fogdot
12-22-2008, 09:15 AM
[QUOTE=
One way to check spark polarity is to hold a plug wire away from the plug terminal by a small amount, and hold the tip of a 'lead' pencil in the spark. You should be able to see a tiny flare leave the pencil lead inside the spark; and the flare should go towards the plug. If it goes towards the wire, the coil polarity is wrong. The bottom of this page (https://www.chicagolandmgclub.com/techtips/general/574.html) shows the process (just the first page I found with Google). Of course there are other ways, too. [/QUOTE]
I remember making that test about 50 years ago. If you don't realize that the core of a #2 pencil conducts electricity, you, too, will remember it for 50 years.

TR3driver
12-22-2008, 09:57 AM
Oh, yeah, good point. Make sure you aren't touching the metal of the car or of the pencil at the time.

dklawson
12-22-2008, 11:26 AM
Terminals marked 1 and 15 are common on German coils like those from Bosch. Terminal 15 (on negative ground cars) is the supply from the ignition switch, terminal 1 goes to the distributor/points. The way I remember this is to think of the car's voltage supply... +12V should go to the coil's 15 terminal (higher voltage, higher number). The low connection goes to the terminal with the smaller number (lower volts, lower number). As with Lucas coils, if you swap polarity, you have to switch the coil terminal connections. (i.e. On positive ground cars, terminal 15 would go to the points).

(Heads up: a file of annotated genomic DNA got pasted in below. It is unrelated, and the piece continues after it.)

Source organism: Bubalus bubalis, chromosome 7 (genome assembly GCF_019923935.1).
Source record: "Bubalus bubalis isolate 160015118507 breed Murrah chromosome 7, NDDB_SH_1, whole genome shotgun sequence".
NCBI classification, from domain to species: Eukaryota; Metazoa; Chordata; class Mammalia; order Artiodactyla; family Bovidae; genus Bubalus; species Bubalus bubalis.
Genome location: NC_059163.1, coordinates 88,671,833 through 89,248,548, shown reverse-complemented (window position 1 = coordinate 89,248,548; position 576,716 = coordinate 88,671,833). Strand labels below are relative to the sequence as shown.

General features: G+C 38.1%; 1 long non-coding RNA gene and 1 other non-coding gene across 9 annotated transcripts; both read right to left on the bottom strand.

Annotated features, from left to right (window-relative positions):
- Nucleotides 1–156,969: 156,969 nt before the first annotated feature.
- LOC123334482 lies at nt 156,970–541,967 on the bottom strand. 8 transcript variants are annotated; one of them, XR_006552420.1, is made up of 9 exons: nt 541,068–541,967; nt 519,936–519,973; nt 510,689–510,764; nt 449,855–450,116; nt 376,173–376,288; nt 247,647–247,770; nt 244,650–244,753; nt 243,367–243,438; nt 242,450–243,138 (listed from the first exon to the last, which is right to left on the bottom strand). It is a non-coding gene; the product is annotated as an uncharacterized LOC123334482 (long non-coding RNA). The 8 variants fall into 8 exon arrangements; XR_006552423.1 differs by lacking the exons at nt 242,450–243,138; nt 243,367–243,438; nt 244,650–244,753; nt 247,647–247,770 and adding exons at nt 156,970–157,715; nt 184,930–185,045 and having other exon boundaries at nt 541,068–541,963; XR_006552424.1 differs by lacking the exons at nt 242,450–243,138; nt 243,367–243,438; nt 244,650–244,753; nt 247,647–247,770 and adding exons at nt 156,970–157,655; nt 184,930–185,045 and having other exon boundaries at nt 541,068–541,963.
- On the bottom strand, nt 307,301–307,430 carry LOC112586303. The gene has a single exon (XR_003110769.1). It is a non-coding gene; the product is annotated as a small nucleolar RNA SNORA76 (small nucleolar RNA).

martx-5
12-22-2008, 01:11 PM
That is the wrong coil for the TR3 unless you're going to run it with a ballast resistor. Or with an electronic ignition (like a MSD or Crane XR3000) that requires a 1.5 ohm coil.


Good catch...thanks Randall.

RonMacPherson
12-22-2008, 07:24 PM
Doug already provided the info I was going to pass on. You have a coil marked for a German wiring system. Could be a replacement for a German car, or could be a German coil...

CraigLandrum
12-22-2008, 07:55 PM
Thanks guys - will double-check the primary resistance this week and will then put the meter on a higher scale to try and get a reading on the high-ohms secondary. Will also give the pencil lead test a go...

Of course I could simply remove a plug, ground the screw-in portion, and see if it is sparking across the gap...

Or even easier - could simply buy a new one that I know works :-)

rlandrum
12-23-2008, 11:14 AM
I should probably mention we have a TR4 engine (and probably TR4 ignition), and that we have a Bosch coil and we are running standard Positive ground.

Knowing that, should we replace the coil?

TR3driver
12-23-2008, 11:24 AM
The Bosch coil should work fine (assuming it's not defective) if you add a ballast resistor. I found them at my FLAPS but that was a few years back; here's one you can mail order:
https://store.summitracing.com/partdetail.asp?part=sum-g5218

dklawson
12-23-2008, 01:17 PM
Check the primary resistance of your Bosch coil when deciding about the ballast resistor. The Bosch "blue" coil is typically a 3-Ohm (standard non-ballast) coil. The Bosch "red" coil is often a 1.5 Ohm coil for ballast ignitions. There are also black Bosch coils. I think most of those are standard 3-Ohms but it's best to check with a multimeter. There is no reason to change away from the Bosch coil if it is working and if you don't have an issue with originality.